10 Black Food Culture Trivia Questions and Answers to Inspire Your Team’s Taste Buds

Celebrating and learning about Black food culture is a great way (a delicious way!) to engage your team during your Black History Month celebrations. Trivia games are particularly useful in the age of remote work–your virtual meetings need something extra to get people’s interest.

10 Black Food Culture Trivia Questions and Answers to Inspire Your Team’s Taste Buds

Everyone loves soul food, but Black cuisine has a far richer history than the average person knows about. Trivia questions about Black food history not only bring out the competitive spirit in your team, but also serve as a gateway to understanding African American foodways and their pivotal role in shaping American culinary landscapes.

10 Black Culinary Trivia Question and Answers

  1. What traditional African dish is considered a precursor to modern-day Gumbo?

   – A. Jollof Rice (Try our Jollof Rice Virtual Experience!)

   – B. Ugali

   – C. Ful Medames

   – D. Fufu

 

Okra, introduced to America by enslaved West Africans, was originally termed “ngombo.” Over time, this term evolved into “gumbo,” initially referring to the vegetable itself, and subsequently to the well-known dish that incorporates it.

 

  1. What is the origin of the name ‘Hoppin’ John’ for the black-eyed peas and rice dish?

   – A. A famous chef named John

   – B. A folk character in Antebellum South

   – C. A brand of spices used in the dish

   – D. A traditional dance performed while cooking

 

There are various tales about the origins of the name “Hoppin’ John.” One story tells of an elderly man known as Hoppin’ John, who sold peas and rice on Charleston’s streets. Another suggests that the name comes from the excitement of slave children hopping around the table, eagerly awaiting the meal. However, most food historians believe the name likely stems from the French term for dried peas, “pois pigeons.” (Love black-eyed Peas? Try our Passport to Italy & Spain Virtual experience!)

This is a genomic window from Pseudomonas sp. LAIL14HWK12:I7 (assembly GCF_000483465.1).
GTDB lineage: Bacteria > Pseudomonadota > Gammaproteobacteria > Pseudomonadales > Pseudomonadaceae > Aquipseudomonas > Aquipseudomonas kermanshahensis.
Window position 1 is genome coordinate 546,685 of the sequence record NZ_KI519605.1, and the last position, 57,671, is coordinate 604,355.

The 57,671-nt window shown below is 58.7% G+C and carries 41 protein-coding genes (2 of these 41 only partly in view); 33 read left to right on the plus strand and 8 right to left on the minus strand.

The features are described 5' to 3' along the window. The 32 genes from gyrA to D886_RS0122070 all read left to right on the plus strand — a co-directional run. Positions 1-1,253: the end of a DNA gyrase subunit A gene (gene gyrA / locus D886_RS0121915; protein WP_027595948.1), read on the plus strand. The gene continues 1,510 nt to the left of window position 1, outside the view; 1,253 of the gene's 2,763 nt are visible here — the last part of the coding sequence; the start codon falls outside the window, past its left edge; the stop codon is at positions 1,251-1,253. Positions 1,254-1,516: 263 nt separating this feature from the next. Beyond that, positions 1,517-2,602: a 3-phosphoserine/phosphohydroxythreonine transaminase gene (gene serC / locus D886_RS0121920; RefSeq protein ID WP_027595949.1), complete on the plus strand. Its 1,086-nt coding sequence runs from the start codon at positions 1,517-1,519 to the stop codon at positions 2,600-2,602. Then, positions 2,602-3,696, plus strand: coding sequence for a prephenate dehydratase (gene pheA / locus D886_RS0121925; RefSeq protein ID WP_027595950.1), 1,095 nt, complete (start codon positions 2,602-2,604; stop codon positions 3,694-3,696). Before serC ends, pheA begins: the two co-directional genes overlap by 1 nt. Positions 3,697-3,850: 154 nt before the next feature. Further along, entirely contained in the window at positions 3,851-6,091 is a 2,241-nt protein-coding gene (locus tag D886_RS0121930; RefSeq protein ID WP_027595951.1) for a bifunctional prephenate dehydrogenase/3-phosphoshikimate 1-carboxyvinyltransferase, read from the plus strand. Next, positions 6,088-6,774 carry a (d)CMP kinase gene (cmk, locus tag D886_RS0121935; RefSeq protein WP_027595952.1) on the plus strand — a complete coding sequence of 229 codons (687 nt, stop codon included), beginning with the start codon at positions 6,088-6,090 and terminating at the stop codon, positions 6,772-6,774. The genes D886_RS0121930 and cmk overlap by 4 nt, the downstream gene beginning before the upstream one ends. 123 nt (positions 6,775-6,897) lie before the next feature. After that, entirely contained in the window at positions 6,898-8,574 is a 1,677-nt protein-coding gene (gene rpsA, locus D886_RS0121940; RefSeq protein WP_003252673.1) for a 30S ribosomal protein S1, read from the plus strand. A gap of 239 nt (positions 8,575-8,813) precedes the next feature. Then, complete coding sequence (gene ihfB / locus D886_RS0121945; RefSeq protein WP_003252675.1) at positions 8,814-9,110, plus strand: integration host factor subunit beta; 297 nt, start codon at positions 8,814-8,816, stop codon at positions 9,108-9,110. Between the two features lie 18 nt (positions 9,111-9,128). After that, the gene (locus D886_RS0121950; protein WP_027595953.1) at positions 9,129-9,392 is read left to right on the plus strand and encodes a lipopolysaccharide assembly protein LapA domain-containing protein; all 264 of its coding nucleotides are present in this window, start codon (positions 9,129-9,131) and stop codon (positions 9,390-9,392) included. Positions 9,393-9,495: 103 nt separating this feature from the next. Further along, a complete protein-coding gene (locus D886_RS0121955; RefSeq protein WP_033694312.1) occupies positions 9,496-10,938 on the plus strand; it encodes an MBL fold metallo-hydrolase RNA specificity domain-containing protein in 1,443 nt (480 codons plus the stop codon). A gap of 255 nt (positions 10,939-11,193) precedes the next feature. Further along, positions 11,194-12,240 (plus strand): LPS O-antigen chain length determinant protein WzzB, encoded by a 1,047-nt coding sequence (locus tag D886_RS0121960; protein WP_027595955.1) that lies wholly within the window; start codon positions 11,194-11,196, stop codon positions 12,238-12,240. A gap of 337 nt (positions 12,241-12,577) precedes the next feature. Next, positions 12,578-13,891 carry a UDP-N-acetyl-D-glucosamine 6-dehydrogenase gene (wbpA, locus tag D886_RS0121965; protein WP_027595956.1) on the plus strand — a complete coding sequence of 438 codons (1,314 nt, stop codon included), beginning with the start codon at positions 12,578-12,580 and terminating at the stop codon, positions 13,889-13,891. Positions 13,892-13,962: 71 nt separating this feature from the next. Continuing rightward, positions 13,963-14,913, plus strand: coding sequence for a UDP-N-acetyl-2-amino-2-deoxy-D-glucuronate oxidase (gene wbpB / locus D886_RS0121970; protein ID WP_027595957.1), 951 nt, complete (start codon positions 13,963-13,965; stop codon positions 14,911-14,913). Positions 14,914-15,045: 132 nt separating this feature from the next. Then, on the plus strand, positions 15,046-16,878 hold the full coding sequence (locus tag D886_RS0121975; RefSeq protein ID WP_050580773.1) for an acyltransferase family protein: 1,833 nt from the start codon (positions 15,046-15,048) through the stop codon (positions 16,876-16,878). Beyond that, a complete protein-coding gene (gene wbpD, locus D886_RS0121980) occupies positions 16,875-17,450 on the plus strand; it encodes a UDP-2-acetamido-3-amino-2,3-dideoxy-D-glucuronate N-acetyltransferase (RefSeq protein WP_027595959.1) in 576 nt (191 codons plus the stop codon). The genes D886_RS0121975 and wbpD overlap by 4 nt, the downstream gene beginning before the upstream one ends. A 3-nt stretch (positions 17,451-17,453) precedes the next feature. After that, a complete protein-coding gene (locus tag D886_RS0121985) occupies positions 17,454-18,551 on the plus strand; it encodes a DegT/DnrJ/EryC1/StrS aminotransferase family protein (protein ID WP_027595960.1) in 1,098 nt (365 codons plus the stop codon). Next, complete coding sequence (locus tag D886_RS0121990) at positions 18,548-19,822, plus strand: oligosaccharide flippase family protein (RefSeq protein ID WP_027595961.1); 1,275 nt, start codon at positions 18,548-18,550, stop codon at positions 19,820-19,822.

1. Gullah cuisine, known for dishes like shrimp and grits (Explore Shrimp and Grits history with us here), originates from which region of the United States?

   – A. Louisiana

   – B. Georgia

   – C. South Carolina Lowcountry

   – D. Texas

 

The Gullah-Geechee people are descendants of enslaved Africans who were brought to South Carolina’s Lowcountry and the Sea Islands of Georgia from regions such as Sierra Leone and Liberia.

 

  1. The Creole dish Jambalaya is primarily associated with which city?

   – A. Atlanta

   – B. New Orleans

   – C. Charleston

   – D. Miami

 

The precise beginnings of the dish remain somewhat unclear, but the prevailing theory is that it emerged from the blending of diverse ethnic groups in the port city of New Orleans.

 

  1. Barbecue ribs are a specialty in which African American culinary region?

   – A. The Lowcountry

   – B. The Deep South

   – C. The Midwest

   – D. The Northeast

 

Ribs didn’t become a barbecue staple until early 20th century. This development was influenced not by the allocation of leftover pig parts to slaves on plantations, but by the advent of industrial meatpacking, the introduction of mechanical refrigeration, and the emergence of commercial barbecue stands.